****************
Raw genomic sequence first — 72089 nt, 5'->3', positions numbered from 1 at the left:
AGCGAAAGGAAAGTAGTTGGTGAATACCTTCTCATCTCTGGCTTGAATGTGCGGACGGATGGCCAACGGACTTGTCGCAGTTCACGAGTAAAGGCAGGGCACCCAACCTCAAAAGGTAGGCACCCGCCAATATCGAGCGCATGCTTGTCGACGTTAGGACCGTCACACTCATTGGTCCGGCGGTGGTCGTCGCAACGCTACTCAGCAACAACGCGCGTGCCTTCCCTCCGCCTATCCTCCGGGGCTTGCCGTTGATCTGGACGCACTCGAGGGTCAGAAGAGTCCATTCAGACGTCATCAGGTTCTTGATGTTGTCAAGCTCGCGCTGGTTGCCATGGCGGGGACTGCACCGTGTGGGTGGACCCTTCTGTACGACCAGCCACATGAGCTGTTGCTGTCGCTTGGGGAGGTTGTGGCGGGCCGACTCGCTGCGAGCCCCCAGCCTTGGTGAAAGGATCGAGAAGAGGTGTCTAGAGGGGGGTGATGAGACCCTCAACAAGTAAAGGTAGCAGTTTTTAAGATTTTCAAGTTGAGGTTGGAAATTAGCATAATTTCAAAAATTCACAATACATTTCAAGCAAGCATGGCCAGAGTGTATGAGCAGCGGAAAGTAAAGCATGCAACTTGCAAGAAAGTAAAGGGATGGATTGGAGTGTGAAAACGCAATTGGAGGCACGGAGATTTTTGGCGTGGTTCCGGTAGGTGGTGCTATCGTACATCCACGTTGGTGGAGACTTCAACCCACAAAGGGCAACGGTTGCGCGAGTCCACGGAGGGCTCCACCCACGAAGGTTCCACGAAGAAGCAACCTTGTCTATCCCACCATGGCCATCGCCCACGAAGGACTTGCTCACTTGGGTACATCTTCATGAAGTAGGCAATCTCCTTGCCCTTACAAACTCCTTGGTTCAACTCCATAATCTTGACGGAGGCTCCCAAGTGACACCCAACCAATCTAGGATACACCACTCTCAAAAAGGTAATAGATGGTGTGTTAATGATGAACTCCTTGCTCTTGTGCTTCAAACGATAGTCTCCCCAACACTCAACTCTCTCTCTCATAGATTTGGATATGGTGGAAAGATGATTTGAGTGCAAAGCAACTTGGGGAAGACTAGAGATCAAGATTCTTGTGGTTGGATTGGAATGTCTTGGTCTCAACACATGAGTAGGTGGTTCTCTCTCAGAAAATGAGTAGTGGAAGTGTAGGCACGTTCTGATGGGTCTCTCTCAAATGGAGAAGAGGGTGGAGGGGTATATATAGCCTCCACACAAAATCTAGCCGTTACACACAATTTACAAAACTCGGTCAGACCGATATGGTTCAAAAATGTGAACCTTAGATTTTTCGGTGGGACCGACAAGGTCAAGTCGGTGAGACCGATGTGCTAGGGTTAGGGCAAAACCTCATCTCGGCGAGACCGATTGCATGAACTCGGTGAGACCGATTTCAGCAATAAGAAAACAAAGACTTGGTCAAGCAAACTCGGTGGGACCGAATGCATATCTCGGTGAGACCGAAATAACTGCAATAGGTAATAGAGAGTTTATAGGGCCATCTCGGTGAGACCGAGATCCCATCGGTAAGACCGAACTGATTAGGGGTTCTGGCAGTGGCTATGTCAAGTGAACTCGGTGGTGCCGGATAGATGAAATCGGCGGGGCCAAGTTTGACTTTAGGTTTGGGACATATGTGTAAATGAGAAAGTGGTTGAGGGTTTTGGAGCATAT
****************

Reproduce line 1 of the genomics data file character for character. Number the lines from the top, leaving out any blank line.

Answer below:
Raw genomic sequence first — 72089 nt, 5'->3', positions numbered from 1 at the left: